1. Kathy, what a lovely tribute to your dad. My husband would be able to relate to his experiences, being the father of three girls. He is a little luckier however in that one of his daughters shares his love for football. 🙂 My dad passed away 20 years ago and it saddens me that he never got to see his three granddaughters grow up. He adored them. Sending you love!

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  2. This Dad post is wonderful. . . like the others here I miss my dad too, so very much since his passing 8 years ago. I found a sweet poem–on a Hallmark card !
    — that I love for its powerful expression. I’m not ‘;shilling’ here but if you want to take a look it’s on my blog. I made a little presentation of its text – – lookhere3.wordpress.com/2013/07/10/♥daughter-to-dad-a-poem/

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    1. I LOVED your poem about your dad. Beautiful, sweet and lyrical. You are very talented. Why don’t you submit some of your poetry on WordPress Daily Posts under Poetry category. Do a search and you will find and it may help you with your craft! I also love your selections of music on your blog, many artists who I also enjoy. Have nice weekend.

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      1. I didn’t write that–I wish I had !
        I saw it on a Hallmark card once , really, and had to write it down for its perfect capture of the feeling between my dad and me. I hope it speaks to some ladies who share it with their dads before it’s too late,with their regrets of missed opportunities. .I have a few of those. . .

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    1. I am so sorry about your mother. Very hard to lose a parent. My father’s death on the 12th was sadly my oldest sister’s birthday. I am going to visit your blog shortly. Thank you so much for reading.

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  3. Thank you for liking “Hello Spring!” Wonderful post! 🙂 I am glad that you have happy memories of your life with your father even though he is not here anymore. My mother died ten years ago, so I know what it is like to miss a parent who has passed away.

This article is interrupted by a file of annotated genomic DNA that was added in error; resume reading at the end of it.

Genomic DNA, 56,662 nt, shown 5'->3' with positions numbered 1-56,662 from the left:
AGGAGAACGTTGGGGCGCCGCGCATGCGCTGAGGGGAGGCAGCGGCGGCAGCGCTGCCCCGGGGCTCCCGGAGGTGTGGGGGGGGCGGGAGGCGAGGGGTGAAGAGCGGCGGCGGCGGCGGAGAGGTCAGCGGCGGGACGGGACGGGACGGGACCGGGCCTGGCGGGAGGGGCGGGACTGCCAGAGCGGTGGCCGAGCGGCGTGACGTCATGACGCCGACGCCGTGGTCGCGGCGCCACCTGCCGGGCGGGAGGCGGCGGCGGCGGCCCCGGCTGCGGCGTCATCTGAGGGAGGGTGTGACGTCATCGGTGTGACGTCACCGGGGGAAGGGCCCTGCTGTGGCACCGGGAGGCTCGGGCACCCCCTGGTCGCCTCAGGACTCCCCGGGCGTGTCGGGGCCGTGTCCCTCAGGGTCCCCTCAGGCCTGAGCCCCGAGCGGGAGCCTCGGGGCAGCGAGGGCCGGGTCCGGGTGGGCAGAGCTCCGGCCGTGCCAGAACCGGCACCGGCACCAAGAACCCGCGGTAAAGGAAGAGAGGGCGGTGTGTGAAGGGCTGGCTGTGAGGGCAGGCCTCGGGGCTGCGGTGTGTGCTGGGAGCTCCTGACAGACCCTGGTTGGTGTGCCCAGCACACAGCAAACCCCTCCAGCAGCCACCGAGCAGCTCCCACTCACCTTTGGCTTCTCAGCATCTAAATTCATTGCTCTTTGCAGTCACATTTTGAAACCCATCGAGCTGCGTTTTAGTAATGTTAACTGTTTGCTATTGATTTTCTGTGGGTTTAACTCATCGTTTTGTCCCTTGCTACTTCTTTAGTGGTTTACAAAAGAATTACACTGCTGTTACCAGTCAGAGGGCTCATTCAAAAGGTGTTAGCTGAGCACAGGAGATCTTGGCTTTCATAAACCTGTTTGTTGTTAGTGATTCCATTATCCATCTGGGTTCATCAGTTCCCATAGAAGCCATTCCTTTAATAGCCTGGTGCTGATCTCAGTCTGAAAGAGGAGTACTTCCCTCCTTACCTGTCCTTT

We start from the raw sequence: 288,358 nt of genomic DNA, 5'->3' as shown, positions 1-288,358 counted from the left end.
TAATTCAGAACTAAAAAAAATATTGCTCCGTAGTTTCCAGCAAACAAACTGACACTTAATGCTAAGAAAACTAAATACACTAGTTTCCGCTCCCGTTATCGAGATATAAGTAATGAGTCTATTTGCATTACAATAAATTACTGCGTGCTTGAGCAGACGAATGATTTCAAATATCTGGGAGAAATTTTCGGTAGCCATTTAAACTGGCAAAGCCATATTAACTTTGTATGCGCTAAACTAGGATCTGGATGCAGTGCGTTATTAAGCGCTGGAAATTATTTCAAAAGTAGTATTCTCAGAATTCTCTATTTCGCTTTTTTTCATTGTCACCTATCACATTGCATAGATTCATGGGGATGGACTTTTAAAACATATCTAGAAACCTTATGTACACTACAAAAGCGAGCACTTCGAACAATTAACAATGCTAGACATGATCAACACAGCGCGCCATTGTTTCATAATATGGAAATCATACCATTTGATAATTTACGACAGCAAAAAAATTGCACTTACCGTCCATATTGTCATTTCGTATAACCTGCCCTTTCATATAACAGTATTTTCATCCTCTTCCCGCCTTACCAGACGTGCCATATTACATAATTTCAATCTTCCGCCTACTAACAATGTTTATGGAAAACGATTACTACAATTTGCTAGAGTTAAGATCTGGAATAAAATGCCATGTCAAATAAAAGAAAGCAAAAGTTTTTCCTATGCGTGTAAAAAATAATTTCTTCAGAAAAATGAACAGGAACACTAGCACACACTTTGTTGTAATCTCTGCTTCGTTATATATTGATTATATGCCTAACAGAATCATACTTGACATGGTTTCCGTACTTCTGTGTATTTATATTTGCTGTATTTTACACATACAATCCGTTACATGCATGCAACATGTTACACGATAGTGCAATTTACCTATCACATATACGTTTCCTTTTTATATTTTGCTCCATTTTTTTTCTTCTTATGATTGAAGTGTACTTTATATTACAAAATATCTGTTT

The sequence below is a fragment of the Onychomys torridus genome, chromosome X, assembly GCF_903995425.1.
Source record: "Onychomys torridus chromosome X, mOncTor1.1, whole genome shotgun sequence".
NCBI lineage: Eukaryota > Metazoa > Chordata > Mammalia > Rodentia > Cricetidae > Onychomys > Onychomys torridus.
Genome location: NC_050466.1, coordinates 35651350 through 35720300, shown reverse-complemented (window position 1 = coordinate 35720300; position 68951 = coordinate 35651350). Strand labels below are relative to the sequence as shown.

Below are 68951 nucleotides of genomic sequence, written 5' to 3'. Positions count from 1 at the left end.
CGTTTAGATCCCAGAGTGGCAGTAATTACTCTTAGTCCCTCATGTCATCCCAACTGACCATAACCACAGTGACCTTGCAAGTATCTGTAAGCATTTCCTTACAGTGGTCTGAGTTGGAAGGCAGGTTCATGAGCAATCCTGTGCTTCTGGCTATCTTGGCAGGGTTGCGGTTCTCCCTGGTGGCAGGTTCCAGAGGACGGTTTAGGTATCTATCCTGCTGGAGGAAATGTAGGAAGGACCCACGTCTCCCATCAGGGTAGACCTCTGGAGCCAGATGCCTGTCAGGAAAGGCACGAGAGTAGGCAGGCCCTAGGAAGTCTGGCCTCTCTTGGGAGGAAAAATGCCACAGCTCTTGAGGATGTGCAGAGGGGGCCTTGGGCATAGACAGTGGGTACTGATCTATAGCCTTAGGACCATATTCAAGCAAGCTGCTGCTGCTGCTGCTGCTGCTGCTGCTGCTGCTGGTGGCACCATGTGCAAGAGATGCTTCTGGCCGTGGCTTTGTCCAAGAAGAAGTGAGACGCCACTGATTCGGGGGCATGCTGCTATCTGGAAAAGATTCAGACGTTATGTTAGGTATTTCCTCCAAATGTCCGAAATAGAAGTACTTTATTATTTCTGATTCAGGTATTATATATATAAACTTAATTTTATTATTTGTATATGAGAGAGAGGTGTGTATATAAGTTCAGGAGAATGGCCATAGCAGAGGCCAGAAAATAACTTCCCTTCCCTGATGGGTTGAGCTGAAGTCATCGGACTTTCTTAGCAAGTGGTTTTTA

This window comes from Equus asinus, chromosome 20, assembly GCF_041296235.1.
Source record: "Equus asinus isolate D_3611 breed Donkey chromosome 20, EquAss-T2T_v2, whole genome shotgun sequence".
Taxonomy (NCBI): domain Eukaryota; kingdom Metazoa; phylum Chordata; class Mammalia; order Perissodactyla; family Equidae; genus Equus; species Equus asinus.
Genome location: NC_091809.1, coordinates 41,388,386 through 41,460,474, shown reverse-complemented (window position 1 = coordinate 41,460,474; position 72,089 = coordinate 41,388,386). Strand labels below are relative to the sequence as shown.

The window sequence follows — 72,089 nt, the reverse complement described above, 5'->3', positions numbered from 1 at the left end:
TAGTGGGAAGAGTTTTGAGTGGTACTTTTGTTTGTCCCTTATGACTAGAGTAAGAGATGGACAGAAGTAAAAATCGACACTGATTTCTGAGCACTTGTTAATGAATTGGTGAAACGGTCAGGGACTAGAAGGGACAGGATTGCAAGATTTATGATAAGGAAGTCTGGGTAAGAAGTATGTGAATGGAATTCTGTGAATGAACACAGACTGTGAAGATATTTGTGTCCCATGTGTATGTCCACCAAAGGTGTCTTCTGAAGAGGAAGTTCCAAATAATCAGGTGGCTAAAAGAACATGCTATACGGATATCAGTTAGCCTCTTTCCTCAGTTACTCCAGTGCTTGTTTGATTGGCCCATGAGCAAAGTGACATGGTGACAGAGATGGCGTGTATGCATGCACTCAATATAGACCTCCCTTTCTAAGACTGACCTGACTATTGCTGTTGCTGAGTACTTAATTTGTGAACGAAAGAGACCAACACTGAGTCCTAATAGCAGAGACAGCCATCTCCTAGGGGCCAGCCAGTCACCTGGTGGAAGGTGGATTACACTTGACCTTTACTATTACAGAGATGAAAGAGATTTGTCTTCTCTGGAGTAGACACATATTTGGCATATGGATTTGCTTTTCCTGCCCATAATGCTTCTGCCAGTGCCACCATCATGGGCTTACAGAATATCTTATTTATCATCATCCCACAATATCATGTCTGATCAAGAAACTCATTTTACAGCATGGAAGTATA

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    1. Thank you so much for kind comment and reading my story. Yes, losing a parent is so hard. I am sorry about your mother. I loved your “Hello Spring!” Just wish it would come a little faster as it snowed yesterday in Connecticut. Enjoy rest of weekend!

      Liked by 1 person

      1. You are welcome, and thank you for your condolences. I am sorry that you lost your father. While it is not the same as having them physically here with us, at least they can still be with us through memories, photos, and videos.

        I am glad that you enjoyed “Hello Spring!” Sometimes I feel bad that I am showing these beautiful spring scenes while people are still stuck in dreary winter weather. I hope spring will come to your part of the world soon. Have a great week! 🙂

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  4. You are right, I did enjoy reading this. My father used to complain that my mother, sister and I would “line up like a row of corn” when he did something we didn’t agree with. He built a bathroom that would accommodate at least 7 females and then built his own bathroom. Would love to read about your Irish mother.

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    1. How incredibly kind of you to remember to read this story. Thank you so much. Your father sounded indeed like a wonderful and memorable character. I am glad you have your funny memories of him. I will send you a link tomorrow to a couple of stories about my mother Good night!

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  5. How nice you pointed out this story to me… it is so wonderfully written, humorous and with so much love. It left me with tears in my eyes! It is really touching… and it is such a nice tribute to your dad. What a great father he was, one you wish for all children!
    Thanks for sharing this!

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    1. I appreciate you taking the time to read this story Noortje. Yes, he was one of a kind (as was my mother) and his memory lives on every day! As a matter of fact, he loved wild turkeys and I had the pleasure of seeing one in my yard this morning. No doubt a sign. Enjoy your day!